10 June 2021
The undersigned organisations are calling for the international community to make respect for press freedom a cornerstone of all demands it voices towards Lukashenka’s regime. The hijacking is yet another step in a massive attack on press freedom and should not be treated as a separate incident. Any response from the international community must be seen within the broader context and addressed as such.
Before his arrest, Raman Pratasevich was already on the wanted list for the role his media outlets played in the coverage of Belarus protests. The Telegram channel NEXTA, where he was editor-in-chief, was particularly instrumental in inspiring and maintaining the protest movement. For this, Belarusian courts added NEXTA to a list of banned “extremist materials,” while Pratasevich himself was labeled an “individual involved in extremist activity”. The case of Raman Pratasevich is unfortunately only one incident in the pattern of unspeakable repercussions against the media by the Belarusian authorities.
Since August 2020, there have been more than 550 instances of journalists being arbitrarily detained and they have spent more than 3, 000 days in jail collectively. In an attempt to silence all independent reporting, journalists have frequently been held under administrative arrest for a period of 15-30 days. At the time of writing, 28 journalists and media actors are imprisoned or under some form of detention or arrest, including two TV journalists, Daria Chultsova and Katsiaryna Andreyeva, who were sentenced in February to two years in prison for “organizing activities that violate public order”. On 25 May, seven people, including writer and prominent politician Pavel Seviarynets, blogger Zmitser Kazlou, and editor Iryna Shchasnaya, were sentenced to 4 to 7 years imprisonment.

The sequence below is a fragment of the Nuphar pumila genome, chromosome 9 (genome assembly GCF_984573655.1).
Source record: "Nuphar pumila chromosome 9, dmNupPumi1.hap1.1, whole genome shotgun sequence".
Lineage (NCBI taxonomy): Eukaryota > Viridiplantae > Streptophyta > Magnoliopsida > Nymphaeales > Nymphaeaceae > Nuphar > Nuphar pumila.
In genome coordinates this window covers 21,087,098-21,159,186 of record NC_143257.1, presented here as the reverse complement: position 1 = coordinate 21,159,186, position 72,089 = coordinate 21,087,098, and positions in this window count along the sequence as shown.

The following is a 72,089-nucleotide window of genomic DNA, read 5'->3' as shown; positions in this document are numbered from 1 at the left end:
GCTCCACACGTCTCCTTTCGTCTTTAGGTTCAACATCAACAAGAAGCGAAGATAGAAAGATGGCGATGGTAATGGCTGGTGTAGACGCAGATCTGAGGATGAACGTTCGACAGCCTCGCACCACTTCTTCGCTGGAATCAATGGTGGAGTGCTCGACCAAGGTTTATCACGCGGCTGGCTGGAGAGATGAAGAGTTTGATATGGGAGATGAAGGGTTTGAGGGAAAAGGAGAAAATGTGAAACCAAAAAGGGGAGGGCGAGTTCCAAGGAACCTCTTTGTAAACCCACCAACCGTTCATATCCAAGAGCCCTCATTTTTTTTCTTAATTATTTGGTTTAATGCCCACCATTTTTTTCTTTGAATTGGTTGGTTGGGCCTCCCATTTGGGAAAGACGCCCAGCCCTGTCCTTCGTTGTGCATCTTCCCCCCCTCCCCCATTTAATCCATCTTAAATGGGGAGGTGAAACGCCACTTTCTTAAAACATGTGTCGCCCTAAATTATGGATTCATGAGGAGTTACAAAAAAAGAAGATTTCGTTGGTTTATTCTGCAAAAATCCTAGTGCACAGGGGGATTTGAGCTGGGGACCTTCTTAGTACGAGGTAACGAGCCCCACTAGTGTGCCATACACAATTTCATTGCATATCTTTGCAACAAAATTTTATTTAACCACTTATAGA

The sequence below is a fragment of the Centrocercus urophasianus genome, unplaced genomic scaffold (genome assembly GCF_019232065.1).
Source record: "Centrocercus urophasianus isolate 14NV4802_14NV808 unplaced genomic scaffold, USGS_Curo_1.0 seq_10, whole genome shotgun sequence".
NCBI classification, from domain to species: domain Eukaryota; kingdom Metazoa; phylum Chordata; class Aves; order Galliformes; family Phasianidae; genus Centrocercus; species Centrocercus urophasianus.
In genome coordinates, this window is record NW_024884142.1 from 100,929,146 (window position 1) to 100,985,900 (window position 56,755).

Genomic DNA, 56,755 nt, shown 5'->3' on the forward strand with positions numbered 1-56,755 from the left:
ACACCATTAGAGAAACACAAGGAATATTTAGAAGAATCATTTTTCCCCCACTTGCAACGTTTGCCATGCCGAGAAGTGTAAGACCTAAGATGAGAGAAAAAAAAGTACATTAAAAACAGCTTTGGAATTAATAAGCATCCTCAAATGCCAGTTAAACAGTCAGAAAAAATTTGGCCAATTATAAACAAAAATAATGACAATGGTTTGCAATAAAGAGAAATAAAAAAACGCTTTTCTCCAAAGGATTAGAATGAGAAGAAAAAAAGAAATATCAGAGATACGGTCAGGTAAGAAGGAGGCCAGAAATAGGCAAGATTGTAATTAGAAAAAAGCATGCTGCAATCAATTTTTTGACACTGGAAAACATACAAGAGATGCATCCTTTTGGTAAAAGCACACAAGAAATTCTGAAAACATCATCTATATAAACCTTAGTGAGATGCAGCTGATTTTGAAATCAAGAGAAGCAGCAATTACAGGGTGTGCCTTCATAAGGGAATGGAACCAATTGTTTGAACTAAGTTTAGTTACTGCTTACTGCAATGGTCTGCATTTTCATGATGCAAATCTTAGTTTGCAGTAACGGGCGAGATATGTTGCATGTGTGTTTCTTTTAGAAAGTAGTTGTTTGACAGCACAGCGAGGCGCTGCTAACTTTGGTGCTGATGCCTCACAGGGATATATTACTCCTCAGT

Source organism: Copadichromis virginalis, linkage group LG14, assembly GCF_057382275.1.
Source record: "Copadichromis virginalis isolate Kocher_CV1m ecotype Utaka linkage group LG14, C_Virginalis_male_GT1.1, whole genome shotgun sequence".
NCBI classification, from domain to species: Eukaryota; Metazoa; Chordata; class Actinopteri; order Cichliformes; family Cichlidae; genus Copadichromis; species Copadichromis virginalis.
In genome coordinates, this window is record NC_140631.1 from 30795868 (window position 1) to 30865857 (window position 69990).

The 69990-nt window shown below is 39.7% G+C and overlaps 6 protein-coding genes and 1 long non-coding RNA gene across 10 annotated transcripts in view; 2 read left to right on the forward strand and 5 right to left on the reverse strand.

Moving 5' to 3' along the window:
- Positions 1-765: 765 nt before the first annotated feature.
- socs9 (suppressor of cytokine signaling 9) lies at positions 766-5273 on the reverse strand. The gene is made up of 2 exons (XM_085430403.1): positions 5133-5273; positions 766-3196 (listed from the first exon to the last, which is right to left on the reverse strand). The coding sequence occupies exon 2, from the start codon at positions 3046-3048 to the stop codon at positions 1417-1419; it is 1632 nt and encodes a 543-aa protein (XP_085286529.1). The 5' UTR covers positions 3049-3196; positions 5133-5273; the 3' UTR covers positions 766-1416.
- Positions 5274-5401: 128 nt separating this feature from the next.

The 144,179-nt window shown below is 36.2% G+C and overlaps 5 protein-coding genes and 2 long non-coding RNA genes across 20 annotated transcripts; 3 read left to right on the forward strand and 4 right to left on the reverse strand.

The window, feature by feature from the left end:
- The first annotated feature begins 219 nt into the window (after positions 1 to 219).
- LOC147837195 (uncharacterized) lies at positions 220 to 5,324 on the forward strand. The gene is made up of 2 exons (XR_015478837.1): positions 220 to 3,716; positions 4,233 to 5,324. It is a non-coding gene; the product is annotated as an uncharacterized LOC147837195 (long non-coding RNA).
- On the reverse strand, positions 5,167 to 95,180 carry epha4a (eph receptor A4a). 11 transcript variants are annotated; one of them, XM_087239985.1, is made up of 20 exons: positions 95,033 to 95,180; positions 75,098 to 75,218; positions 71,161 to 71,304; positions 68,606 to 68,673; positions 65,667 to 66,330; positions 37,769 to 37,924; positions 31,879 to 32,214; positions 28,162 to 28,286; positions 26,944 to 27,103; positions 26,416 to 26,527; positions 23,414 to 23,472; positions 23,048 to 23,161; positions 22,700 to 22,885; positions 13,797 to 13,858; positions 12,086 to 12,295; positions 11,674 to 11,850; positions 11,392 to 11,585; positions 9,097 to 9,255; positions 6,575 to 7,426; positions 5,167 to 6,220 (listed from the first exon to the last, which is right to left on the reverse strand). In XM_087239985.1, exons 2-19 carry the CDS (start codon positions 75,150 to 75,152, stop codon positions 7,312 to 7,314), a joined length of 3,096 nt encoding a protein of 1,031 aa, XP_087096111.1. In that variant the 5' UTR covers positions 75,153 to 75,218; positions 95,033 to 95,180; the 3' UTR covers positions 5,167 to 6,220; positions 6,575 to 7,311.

As emphasized by the UN special rapporteur on Belarus and in the OSCE rapporteur’s report under the Moscow Mechanism, the crackdown against media workers and human rights defenders also constitutes gender-based violence. Sexual violence, including threats of rape, have been reported against these groups – especially in detention centers. There is limited evidence that the authorities intend to launch investigations into these reports. Whilst women have been at the forefront of the protests, there is systematic repression of female opposition leaders, as well as biased, sexist news coverage of their actions. Further, there is a continued trend of threats and deprivation of custodial rights as a way of silencing women protesters.
In the midst of the fallout from the hijacking of the Ryanair flight, on 24 May Lukashenka simultaneously signed new amendments to the Mass Media Law that enable further repression of independent media, and all but outlaw their activities. When the amendments come into effect, the Information Ministry will be authorized to shut down media outlets without a court order. Amendments also include a ban for news media to report live from unauthorized mass gatherings and extends the right to block and censor websites to local prosecutors. Furthermore, authorities have voiced plans to introduce ‘foreign agent’ laws copied from Russia and to punish anyone subscribing to informational resources they label ‘extremist’, in a misuse of vague anti-extremism clauses that has been growing in frequency in Belarus. Pro-government media have also been echoing such labeling in an escalating smear campaign against independent media and opposition voices.
To suppress the free flow of information further, over 20 websites have been blocked, with the biggest portal Tut.by under criminal investigation after their offices and homes of some staff were raided on the morning of 18 May. Their leadership and several staff remain in detention pending trial.